“Man’s Search for Meaning” tells the story of Holocaust survivor Viktor Frankl.
Frankl, a psychologist, reflects on the meaning of life and on the mental differences between those who survived and those who didn’t.
- If you have a strong WHY in your life-a guiding purpose-, you will bear any HOW -any difficulties-
- Success and happiness cannot be pursued. They must ensue. Get a goal greater than yourself and success and happiness will ensue.
- You choose your attitude in any set of circumstances
Man’s Search For Meaning Summary
About The Author: Viktor Frankl survived five concentration camps and in the holocaust lost his mother, brother, and wife (source).
The most surprising thing in all of this?
In “Man’s Search for Meaning” there is nothing but hope, beauty, and faith.
That alone would make it a must-read.
Now add potentially life-changing content, great psychology, and deep wisdom, and you get Man’s Search for Meaning.
#1. You choose your attitude (no matter what happens)
No matter what happens to you, you decide how to react and how to feel about it.
Viktor Frankl details how some men, no matter how desperate their situation, still found the strength to comfort others. Some of them even gave away their last piece of bread.
I can’t help but quote him verbatim here because it’s too beautiful to paraphrase:
They may have been few in number, but they offer sufficient proof that everything can be taken from a man but one thing: the last of human freedoms—to choose one’s own attitude in any given set of circumstances—to choose one’s own way.
#2. Happiness and success must ensue
Frankl says that happiness is not something we should seek directly.
He defines happiness as a by-product of giving ourselves fully into an endeavor.
This is Viktor’s number one way to find meaning, and we might call it today “a life goal” or, in Simon Sinke’s parlance, a “WHY“.
#3. He who has a WHY can bear any HOW
This is the most famous sentence from Frankl.
In the book, he tells the story of men going from suicide plans to survivors simply by finding a big reason to live on.
It could have been a child in a foreign country or unfinished work.
Or it might also be surviving to make sure a holocaust would never happen again.
It’s the reason to live that pushed people to live and to endure anything.
I would add that your WHY must not necessarily be positive.
It can even be a raging one.
You might tell yourself, for example, you’ll survive no matter what to make sure you kill every single prisoner’s abusing m@#$@f^&!#g guard.
Which, incidentally, is not far off from what’s driving The Power Moves.
#4. Mental images
I also found it interesting how across all books some of the biggest reliefs from pain came from thoughts and mental images.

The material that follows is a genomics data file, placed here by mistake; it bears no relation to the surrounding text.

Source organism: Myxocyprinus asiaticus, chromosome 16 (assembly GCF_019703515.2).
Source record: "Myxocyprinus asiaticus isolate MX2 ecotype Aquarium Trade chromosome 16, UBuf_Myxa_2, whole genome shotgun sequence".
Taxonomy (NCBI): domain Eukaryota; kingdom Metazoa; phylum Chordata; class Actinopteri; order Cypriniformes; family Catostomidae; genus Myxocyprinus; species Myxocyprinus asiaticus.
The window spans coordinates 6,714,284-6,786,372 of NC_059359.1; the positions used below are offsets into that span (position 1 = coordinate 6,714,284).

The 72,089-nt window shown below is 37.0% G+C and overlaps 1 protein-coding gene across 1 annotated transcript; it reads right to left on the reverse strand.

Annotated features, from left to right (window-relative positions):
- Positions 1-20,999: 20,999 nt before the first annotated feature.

Viktor Frankl, for example, had mental images of his wife and the birds nearby became her living embodiment.
Interestingly, he even said later on that the mental image wouldn’t have changed if he had known his wife had already died.
He also imagined himself after liberation in lecture halls, teaching about what must never happen again -very prophetic as that’s exactly what happened-.
Recurrent among other prisoners were also very descriptive and imaginative discussions about the food they were going to enjoy once free.
#5. What is life asking us
Viktor Frankl turns the table on the question of what we expect from life which, he believes, is a terrible question.
We must instead find the courage to ask what life expects of us.
And sometimes, that answer only reveals the worst suffering.
I quote him:
(…) We had to learn ourselves and, furthermore, we had to teach the despairing men, that it did not really matter what we expected from life, but rather what life expected from us. (…) stop asking about the meaning of life, and instead to think of ourselves as those who were being questioned by life. (…) Life ultimately means taking the responsibility to find the right answer to its problems (…)
#6. Sunday Neuroris: Slow Roasting
Indeed, before reaching full depression, Viktor Frankl says that most people experience ‘Sunday neurosis’.
Sunday neurosis is the feeling of dejection at the end of the weekend.
We realize our day-to-day humdrum is empty and meaningless, and instead of going to the root cause we cover up the pain with binge eating, drinking or shopping.
The bad thing is that these compensations, in the short term, might even patch us up. And poison us just like a drug would. And, probably worst of all, they prevent us from looking deeper into ourselves to find meaning.
This part made me think of Henry Thoreau’s quote about most people “living a life of quiet desperation”.
The Birth of Logotherapy
A chapter of Man’s Search for Meaning is dedicated to Logotherapy, the psychotherapy school founded by Viktor Frankl.
Contrary to Freud’s introspection, Logotherapy takes the person out of themselves and puts their life in a broader perspective.